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Solar PV Trials

We studied the load & generation profiles of hundreds of customers with rooftop solar photovoltaic (PV) cells, and looked at how these customers could make better use of the energy they generate using automated schemes and in-home energy displays.

What we wanted to find out

In the past electricity distribution was largely a one way street – electricity flowed down high voltage lines to customers at low voltages, but now, with increasing numbers of customers choosing to install solar PV and generate their own electricity, power has the potential to flow in both directions.

It’s the job of distribution network operators like Northern Powergrid to keep the lights on and ensure customers recieve a safe, secure and reliable electricity supply. As such, we need to understand the likely impact of this potentially disruptive new load on local electricity networks, especially where solar panels are installed in large numbers or clusters, on social housing estates for example.

Through our trials with solar PV users we were seeking to understand how much electricity our customers were generating and whether they were using it in the home, or exporting it to the grid (TC5).  Around half of those taking part in the trial also trialled in-premises balancing, one trial automatically used any excess electricity generated into hot water storage (TC20Auto) while the other (TC20IHD) looked at whether the use of in-home displays that showed users when their solar panels were generating could encourage them to make better use the energy they were generating in the home.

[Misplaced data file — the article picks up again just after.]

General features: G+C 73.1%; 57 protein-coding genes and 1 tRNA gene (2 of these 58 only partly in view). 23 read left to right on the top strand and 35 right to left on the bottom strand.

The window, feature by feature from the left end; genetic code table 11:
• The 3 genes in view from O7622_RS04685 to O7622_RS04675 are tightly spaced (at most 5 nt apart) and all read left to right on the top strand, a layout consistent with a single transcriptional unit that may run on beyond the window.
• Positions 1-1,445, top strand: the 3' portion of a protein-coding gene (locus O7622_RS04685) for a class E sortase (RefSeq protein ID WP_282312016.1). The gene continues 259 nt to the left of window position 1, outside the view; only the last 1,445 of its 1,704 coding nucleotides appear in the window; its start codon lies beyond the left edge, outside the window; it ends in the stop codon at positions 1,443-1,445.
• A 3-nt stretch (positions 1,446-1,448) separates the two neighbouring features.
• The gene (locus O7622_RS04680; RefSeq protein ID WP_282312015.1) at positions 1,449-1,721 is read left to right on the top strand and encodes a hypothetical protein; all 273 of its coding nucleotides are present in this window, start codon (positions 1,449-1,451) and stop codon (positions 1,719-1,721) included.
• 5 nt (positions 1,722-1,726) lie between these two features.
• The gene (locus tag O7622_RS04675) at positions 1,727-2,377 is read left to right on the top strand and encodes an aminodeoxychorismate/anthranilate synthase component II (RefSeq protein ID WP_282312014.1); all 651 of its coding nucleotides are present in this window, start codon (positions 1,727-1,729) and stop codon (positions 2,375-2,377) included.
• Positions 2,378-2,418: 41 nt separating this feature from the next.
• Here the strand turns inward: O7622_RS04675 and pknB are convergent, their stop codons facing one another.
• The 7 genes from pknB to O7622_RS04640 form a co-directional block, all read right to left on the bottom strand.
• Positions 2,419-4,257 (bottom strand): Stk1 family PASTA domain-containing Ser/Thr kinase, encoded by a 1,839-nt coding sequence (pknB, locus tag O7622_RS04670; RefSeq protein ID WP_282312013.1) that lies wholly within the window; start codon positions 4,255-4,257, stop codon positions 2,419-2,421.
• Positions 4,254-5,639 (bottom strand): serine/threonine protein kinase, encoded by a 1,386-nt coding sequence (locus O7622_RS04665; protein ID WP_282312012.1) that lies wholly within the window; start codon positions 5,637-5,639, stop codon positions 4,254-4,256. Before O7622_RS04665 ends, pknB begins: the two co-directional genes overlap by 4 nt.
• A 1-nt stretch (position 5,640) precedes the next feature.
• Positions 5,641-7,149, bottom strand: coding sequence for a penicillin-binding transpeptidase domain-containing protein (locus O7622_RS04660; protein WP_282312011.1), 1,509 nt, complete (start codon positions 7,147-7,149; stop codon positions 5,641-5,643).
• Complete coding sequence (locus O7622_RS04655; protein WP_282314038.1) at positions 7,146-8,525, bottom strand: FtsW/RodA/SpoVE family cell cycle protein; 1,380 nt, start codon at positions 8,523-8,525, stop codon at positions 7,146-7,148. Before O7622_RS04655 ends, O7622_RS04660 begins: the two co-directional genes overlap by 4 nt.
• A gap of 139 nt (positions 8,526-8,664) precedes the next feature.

Key Facts and Figures

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What we learned

Through our trials we have learned that low carbon technologies are less  disruptive and that customers are more willing to flex their electricity usage than was previously assumed. We found little evidence to suggest that our customers LCT installations were causing any major power quality issues. Specifically, through our solar PV trials we have been able to conclude that;

  • The impact of solar PV is lessened due to the diversity of panel alignment that results in peak output at different times of the day – our new default network planning assumption is to apply a 10% discount to the previous assumption of full output, as used by the industry’s Transform™ model
  • PV in-premises balancing, both manually and automatically triggered, provdies relatively little benefit to network operators seeking to shift demand out of peak. However, further development of the ways in which PV users can utilise their own generated electricity is recommended, particularly where installations occur in clusters.

For a summary of findings from our trials with domestic and SME customers, please visit our conclusions page. Some of the key learning documents from our trials with solar PV users are listed  below; further analysis and project outputs can be accessed using the advanced search function on our project library. For information on how to obtain the original data collected during this trial for further research and analysis please visit the project data page.

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